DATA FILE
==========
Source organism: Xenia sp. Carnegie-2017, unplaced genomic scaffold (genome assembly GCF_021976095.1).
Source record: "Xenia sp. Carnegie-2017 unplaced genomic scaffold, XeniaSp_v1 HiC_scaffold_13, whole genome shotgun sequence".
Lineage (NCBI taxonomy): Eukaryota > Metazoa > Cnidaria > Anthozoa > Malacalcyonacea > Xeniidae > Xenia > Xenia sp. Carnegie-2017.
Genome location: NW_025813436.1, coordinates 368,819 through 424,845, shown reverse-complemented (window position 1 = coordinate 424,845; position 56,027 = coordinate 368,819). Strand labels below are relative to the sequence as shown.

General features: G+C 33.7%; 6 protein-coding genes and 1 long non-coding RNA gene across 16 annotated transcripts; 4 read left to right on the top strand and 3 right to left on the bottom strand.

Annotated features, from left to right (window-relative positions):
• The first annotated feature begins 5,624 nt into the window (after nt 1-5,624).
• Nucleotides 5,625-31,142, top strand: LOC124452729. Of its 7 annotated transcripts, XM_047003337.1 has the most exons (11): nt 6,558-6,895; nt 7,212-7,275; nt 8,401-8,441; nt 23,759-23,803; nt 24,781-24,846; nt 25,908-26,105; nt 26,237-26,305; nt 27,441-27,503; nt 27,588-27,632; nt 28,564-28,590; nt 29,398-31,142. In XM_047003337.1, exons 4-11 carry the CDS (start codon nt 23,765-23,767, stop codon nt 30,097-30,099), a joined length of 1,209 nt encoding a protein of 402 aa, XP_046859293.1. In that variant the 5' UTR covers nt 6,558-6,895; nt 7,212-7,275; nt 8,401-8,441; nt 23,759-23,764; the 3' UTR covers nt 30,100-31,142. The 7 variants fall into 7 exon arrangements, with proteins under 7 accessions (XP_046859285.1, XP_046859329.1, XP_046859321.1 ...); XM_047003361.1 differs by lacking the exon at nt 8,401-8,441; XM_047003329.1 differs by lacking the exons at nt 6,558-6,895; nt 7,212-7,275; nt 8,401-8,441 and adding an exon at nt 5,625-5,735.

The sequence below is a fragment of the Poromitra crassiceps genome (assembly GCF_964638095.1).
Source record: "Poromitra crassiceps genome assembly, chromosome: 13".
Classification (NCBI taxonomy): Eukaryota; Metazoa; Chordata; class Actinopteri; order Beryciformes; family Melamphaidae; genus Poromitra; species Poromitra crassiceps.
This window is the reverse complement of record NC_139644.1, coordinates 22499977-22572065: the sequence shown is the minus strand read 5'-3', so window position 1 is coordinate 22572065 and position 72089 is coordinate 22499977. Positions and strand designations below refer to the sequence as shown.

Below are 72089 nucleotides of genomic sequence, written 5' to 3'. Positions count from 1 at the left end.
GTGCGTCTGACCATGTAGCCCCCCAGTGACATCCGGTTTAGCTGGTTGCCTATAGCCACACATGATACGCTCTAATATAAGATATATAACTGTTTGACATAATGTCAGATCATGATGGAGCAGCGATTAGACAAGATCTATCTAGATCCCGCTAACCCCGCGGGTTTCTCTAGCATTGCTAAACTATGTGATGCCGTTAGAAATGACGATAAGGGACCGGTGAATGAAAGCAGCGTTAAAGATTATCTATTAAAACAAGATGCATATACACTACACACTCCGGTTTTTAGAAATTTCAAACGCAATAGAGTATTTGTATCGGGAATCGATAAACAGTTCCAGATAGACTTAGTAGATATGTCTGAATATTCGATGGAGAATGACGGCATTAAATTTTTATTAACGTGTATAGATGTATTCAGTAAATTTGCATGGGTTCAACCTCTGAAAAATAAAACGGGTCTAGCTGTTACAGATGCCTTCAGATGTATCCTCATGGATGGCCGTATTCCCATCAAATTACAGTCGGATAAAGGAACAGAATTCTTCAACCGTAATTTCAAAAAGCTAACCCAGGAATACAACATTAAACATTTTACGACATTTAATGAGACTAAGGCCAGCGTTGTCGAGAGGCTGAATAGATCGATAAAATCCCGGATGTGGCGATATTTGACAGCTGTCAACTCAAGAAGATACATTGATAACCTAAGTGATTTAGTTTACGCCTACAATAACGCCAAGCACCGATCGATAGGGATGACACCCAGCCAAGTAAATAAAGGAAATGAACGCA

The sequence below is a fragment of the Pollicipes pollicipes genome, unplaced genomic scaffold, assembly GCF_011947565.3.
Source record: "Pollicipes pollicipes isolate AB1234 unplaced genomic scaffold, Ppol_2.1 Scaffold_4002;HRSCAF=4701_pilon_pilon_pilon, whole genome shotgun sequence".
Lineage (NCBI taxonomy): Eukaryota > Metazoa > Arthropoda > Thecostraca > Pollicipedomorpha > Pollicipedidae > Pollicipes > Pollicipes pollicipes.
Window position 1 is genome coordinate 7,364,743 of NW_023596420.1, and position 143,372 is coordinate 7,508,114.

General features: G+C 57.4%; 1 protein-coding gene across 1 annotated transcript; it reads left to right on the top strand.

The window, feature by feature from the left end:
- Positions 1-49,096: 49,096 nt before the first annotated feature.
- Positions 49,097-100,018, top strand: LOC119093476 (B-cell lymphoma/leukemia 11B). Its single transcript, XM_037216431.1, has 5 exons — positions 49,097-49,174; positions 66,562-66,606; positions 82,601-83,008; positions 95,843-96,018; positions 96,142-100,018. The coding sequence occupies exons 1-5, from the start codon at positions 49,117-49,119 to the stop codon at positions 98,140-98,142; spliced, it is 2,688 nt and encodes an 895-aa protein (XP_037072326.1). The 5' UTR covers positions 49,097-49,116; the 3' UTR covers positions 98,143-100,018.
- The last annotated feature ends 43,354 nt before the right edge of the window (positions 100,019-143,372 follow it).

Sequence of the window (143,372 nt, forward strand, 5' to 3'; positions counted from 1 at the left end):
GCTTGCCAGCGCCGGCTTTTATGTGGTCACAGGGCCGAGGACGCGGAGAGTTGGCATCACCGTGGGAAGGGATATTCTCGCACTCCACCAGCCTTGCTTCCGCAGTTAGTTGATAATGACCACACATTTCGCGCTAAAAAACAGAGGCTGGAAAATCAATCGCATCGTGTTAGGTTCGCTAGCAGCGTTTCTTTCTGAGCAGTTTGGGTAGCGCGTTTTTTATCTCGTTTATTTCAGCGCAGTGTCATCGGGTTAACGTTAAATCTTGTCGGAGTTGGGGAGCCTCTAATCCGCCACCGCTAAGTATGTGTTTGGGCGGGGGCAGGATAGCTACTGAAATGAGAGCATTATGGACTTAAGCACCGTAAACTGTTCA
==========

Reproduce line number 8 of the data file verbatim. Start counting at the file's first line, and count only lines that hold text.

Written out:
• Nucleotides 5,625-31,142, top strand: LOC124452729. Of its 7 annotated transcripts, XM_047003337.1 has the most exons (11): nt 6,558-6,895; nt 7,212-7,275; nt 8,401-8,441; nt 23,759-23,803; nt 24,781-24,846; nt 25,908-26,105; nt 26,237-26,305; nt 27,441-27,503; nt 27,588-27,632; nt 28,564-28,590; nt 29,398-31,142. In XM_047003337.1, exons 4-11 carry the CDS (start codon nt 23,765-23,767, stop codon nt 30,097-30,099), a joined length of 1,209 nt encoding a protein of 402 aa, XP_046859293.1. In that variant the 5' UTR covers nt 6,558-6,895; nt 7,212-7,275; nt 8,401-8,441; nt 23,759-23,764; the 3' UTR covers nt 30,100-31,142. The 7 variants fall into 7 exon arrangements, with proteins under 7 accessions (XP_046859285.1, XP_046859329.1, XP_046859321.1 ...); XM_047003361.1 differs by lacking the exon at nt 8,401-8,441; XM_047003329.1 differs by lacking the exons at nt 6,558-6,895; nt 7,212-7,275; nt 8,401-8,441 and adding an exon at nt 5,625-5,735.